WMA is a widespread licensed audio stream compression format. Created in 1999 by Signal Processing Group, a member of the IT giant Microsoft. Initially, this company created WMA as a competitor to the popular MP3 format. The name WMA is an abbreviation for Windows Media Audio. Among the advantages of this format is the support of almost all Windows systems and devices, as well as the similarity in characteristics and quality with MP3 files. It is believed that a compressed WMA audio file with a bit rate of 160 kbit / s is fully consistent with the quality of an MP3 file with a bit rate of 256 kbit / s. Today, even Apple devices support the WMA format.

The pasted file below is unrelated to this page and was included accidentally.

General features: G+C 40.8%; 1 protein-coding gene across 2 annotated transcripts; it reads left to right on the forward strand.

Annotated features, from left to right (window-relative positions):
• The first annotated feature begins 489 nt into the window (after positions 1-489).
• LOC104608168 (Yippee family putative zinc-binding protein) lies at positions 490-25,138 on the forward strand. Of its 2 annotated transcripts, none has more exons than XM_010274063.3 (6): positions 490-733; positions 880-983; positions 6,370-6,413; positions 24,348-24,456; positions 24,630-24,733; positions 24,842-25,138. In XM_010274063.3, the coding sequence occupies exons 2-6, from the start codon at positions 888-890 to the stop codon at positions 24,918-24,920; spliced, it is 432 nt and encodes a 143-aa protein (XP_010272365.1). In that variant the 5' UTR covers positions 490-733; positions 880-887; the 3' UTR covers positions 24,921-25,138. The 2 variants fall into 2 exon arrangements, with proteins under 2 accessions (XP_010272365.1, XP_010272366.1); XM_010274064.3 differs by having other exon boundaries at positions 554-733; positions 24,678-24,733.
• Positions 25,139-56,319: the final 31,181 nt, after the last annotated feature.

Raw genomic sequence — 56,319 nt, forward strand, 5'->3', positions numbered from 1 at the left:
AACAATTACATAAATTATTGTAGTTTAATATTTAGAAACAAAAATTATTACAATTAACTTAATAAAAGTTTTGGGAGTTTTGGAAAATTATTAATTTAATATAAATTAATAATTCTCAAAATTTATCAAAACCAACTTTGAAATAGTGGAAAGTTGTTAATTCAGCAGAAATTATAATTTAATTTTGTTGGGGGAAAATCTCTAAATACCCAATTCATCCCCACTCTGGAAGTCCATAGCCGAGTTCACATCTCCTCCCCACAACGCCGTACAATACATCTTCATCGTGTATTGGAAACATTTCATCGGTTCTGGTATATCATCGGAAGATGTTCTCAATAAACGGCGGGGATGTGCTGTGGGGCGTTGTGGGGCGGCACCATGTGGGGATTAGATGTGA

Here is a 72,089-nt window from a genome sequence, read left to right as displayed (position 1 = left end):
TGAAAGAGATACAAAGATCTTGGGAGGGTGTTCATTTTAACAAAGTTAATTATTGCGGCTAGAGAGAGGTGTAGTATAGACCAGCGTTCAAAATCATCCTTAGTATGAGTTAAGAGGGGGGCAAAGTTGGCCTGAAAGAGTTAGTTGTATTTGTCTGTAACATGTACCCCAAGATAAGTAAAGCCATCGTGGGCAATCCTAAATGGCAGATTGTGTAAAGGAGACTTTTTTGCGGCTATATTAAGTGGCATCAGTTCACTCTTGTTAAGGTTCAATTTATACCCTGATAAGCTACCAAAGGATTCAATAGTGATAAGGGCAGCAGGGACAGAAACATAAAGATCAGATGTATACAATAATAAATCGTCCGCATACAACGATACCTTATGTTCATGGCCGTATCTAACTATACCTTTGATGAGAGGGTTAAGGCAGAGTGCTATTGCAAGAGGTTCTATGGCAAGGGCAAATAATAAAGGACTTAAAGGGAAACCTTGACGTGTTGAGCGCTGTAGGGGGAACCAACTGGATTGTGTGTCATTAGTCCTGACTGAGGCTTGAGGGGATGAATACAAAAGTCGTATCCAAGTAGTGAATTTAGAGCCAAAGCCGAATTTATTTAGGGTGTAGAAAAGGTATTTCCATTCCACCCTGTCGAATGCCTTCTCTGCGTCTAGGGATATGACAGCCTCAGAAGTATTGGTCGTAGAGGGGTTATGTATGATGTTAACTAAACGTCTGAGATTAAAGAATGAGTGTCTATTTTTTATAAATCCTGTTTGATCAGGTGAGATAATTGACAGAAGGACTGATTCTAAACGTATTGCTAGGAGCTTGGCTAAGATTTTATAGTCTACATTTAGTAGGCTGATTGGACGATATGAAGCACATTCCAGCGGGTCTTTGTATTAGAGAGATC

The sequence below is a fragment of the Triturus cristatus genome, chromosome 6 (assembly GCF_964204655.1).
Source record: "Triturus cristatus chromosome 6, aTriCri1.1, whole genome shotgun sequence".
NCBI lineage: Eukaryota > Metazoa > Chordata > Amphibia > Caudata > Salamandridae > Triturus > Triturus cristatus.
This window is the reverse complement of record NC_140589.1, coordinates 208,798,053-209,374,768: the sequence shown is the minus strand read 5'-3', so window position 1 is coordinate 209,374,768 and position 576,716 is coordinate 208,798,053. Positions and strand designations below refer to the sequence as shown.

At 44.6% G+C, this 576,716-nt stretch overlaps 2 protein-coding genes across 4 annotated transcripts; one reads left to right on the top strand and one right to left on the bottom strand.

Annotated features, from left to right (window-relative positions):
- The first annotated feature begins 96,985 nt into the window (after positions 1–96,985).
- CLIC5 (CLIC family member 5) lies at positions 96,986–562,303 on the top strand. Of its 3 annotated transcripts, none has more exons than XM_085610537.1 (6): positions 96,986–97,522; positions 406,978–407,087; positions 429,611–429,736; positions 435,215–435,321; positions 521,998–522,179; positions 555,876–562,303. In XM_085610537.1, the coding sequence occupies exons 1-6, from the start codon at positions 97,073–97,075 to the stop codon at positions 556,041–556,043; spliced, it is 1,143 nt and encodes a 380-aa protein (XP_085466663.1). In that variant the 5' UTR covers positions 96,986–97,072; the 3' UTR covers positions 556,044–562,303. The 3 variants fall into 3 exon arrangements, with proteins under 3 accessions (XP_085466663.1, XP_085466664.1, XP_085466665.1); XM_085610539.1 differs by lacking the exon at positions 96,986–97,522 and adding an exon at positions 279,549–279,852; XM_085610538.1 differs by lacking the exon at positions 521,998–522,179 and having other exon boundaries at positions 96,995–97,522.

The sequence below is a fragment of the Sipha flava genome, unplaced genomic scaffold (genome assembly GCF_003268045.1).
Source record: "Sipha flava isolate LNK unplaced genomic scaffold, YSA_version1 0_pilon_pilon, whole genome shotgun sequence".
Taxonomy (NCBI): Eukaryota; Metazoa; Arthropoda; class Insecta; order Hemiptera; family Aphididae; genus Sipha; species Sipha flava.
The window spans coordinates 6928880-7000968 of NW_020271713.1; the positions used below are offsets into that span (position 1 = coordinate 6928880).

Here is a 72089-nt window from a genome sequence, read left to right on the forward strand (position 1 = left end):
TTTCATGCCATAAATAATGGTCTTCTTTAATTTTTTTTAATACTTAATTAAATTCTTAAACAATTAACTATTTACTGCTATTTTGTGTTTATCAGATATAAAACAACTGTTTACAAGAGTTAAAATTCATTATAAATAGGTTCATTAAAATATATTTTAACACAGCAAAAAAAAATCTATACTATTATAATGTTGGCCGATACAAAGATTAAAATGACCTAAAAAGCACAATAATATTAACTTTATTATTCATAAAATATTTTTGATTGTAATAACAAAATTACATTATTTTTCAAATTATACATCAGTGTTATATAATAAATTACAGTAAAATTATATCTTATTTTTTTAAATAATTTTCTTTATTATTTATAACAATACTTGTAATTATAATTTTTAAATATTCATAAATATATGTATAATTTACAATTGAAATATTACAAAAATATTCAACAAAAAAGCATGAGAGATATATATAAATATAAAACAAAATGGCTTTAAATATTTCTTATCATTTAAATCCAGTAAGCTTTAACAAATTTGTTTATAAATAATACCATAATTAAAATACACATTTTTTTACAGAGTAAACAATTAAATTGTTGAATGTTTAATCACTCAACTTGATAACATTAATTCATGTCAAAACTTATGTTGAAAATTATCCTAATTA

AU is an audio file format created in Audacity. This is a free cross-platform program designed to edit audio files. AU format (Audio Units) was developed by Sun Microsystems. This format greatly simplifies the task of reliable storage of audio files. An AU file consists of 3 parts: a header (max. 24 bytes), a description block of various sizes, and audio data. The file format is used on computers running the Sun or Unix operating system. However, it opens with other audio players. The AU format uses the logarithmic encoding method, previously very popular on computers running the Sun SPARCstation operating system. Previous sound file formats, in order to reduce the size, used the logarithmic scale of recording samples. Among the representatives of such formats, the Sun AU group of formats, which are still in action, gained great fame. Problems with opening the AU file usually manifest themselves when there are no corresponding applications that would be installed on the PC. Applications that use .AU files are Apple QuickTime Player, Microsoft Windows Media Player, Real Player, Winamp, and other widely used audio players. And this is the vast majority of professional audio editors.